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It's no surprise that the farther you live along a train line, the cheaper it probably is. But by how much? Recently, we examined how much it costs to rent at every Brooklyn stop along the L train, and what you will or won't save the farther away you move from its Bedford Avenue epicenter. Which brings us to this follow-up question: What happens if you move a little bit south, along the JMZ line?
Throughout much of Williamsburg and Bushwick, the JMZ runs nearly parallel to the L along Broadway; we'd hesitate to call it north Brooklyn's "best kept secret" — it's sort of hard to keep a massive above-ground public transportation line a secret, per se — but for the most part, high-end developments haven't yet worked their way south, and as such, the apartments are far more affordable. As a rule, plenty of new bars and restaurants rotate through the area in addition to a lot of the older businesses in these traditionally Hispanic and Hasidic neighborhoods, and while there's still access to over-the-top options you'll find along the L train, we've often found the areas around the JMZ to have a more laid-back, neighborhood-y feel.
As with the L train data, we asked Streeteasy to crunch the numbers, pulling the median rental price within a five-block radius of each stop based on active listings for May 2015. "Some of the highest rents along the JMZ lines are exactly where you would expect them to be: the westernmost points near Williamsburg," Streeteasy data scientist Alan Lightfeldt tells us. "The Lorimer Street, Hewes Street, and Marcy Avenue stops have the most expensive rentals on the whole. However, rents in areas to the east are growing fast."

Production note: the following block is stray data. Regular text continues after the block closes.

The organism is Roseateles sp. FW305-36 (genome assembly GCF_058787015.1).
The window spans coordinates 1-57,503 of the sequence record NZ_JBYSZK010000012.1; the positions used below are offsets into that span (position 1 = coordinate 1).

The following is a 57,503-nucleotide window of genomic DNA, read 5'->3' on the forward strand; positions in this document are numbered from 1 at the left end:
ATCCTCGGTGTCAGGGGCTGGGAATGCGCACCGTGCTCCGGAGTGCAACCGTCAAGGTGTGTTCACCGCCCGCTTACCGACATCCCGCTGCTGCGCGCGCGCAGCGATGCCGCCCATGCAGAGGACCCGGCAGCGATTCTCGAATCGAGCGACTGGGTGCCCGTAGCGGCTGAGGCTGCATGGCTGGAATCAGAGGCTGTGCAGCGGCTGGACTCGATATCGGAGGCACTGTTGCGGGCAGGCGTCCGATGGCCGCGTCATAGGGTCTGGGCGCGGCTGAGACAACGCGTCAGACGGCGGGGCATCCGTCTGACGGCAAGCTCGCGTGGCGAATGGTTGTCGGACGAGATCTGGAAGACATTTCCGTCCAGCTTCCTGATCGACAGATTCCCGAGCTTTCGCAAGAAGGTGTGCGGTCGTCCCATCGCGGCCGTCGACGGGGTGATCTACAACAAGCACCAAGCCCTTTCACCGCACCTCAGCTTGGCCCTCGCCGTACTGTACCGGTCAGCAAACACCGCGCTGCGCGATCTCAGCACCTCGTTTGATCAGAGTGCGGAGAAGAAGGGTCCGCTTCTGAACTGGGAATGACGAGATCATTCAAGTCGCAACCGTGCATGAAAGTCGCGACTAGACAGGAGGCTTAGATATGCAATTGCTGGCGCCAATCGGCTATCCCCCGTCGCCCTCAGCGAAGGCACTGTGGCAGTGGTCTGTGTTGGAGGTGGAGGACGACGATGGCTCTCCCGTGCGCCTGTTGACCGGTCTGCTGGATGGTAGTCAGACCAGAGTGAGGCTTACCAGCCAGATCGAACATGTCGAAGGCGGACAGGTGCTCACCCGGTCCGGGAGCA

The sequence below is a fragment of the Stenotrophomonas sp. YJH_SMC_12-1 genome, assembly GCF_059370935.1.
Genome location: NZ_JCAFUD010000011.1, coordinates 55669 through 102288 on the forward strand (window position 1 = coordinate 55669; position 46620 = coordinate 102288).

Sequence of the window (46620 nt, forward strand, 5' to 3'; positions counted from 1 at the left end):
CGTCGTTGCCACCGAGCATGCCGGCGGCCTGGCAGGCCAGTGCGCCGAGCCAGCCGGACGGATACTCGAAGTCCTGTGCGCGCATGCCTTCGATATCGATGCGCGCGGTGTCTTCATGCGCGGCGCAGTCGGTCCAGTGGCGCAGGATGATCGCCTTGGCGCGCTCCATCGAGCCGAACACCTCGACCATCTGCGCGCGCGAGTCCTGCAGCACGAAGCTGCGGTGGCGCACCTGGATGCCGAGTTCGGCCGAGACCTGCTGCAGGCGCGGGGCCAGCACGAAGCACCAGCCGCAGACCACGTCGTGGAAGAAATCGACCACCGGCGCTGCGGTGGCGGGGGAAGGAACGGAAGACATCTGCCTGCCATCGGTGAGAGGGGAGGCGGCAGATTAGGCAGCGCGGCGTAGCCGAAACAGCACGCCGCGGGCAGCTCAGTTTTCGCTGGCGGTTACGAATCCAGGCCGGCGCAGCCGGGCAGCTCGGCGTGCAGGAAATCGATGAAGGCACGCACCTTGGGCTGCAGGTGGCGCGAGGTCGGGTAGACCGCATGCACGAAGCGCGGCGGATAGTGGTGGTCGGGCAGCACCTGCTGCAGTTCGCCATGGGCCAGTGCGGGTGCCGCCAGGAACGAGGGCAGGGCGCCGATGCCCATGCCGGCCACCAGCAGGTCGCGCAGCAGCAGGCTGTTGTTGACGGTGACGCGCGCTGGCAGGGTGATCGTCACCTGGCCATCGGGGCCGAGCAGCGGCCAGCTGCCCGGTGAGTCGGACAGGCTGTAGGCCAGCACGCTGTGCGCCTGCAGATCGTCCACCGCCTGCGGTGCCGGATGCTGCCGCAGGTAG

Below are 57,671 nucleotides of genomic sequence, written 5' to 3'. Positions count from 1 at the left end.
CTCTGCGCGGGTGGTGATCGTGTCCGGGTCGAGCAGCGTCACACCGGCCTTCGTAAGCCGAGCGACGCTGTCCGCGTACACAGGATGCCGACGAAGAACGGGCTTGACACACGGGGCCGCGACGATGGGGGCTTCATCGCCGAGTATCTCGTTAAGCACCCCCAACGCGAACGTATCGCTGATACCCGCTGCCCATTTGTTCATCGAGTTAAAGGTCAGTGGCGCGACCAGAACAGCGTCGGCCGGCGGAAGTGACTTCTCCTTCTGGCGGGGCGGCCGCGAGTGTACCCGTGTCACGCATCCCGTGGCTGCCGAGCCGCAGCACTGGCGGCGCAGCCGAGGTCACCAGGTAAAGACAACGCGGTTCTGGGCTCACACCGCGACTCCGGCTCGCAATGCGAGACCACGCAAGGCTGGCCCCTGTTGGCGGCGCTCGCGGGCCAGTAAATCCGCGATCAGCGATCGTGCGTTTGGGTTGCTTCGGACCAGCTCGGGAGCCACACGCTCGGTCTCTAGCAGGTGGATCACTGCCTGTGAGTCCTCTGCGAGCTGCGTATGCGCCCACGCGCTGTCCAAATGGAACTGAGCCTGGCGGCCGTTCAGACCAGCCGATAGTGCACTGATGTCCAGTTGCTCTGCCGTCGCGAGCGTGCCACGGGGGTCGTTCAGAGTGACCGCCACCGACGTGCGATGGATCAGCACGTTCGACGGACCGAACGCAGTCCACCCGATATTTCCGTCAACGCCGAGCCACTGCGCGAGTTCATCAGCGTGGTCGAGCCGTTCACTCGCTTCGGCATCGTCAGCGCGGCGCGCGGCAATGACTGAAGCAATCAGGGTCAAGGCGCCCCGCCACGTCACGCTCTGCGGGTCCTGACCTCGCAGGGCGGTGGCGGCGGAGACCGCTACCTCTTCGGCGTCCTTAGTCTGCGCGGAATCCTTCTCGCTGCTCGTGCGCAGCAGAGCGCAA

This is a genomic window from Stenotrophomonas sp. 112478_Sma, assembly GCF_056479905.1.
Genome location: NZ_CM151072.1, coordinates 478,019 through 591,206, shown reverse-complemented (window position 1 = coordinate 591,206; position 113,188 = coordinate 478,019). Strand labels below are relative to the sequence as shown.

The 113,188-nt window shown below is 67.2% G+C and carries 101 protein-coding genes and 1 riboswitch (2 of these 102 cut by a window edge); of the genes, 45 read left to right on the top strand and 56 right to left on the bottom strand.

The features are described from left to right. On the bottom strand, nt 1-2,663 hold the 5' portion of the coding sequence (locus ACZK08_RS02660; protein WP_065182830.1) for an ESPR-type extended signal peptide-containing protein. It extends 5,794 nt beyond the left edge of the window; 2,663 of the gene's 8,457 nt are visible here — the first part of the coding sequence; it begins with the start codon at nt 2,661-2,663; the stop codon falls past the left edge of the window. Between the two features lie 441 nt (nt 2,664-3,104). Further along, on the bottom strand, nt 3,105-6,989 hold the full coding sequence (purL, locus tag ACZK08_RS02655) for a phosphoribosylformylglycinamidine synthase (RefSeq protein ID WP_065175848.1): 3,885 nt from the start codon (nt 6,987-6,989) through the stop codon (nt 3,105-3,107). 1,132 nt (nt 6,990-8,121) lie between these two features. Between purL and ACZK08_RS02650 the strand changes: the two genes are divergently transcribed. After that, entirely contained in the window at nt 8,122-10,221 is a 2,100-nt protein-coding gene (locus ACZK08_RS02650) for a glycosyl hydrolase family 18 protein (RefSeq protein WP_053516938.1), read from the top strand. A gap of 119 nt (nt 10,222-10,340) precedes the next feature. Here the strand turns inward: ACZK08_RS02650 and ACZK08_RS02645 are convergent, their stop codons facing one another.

Here's exactly what you'll pay at each stop along the way:
Median rent: $3,407/month
Change from 2014: 13 percent increase
Commute to Essex: 7 minutes
Whether you're more interested in the steaks at Peter Luger, the bands and booze slushies at Baby's All Right, or that guy who stands on Broadway proselytizing into an insanely loud stereo system every weekend, it's fair to say there's something for nearly everyone in this particular stretch of south Williamsburg. You'll pay a pretty high premium for the convenience, and with several new developments underway in the area around the Williamsburg Bridge, we suspect prices will only climb higher over the next few years.
Median rent: $2,630/month
Change from 2014: 1.1 percent increase
Commute to Essex: 8 minutes
Essentially the same drill as the Marcy stop, since Hewes is less than four blocks away, though with far fewer new developments (hence the dramatic dropoff in median rents). This stop is also just a few blocks away from the Broadway G, which gives you an edge over your other JMZ-dwelling friends when it comes to transportation options (if the G's actually running, that is).
Median rent: $3,575/month
Change from 2014: 40 percent increase
Commute to Essex: 10 minutes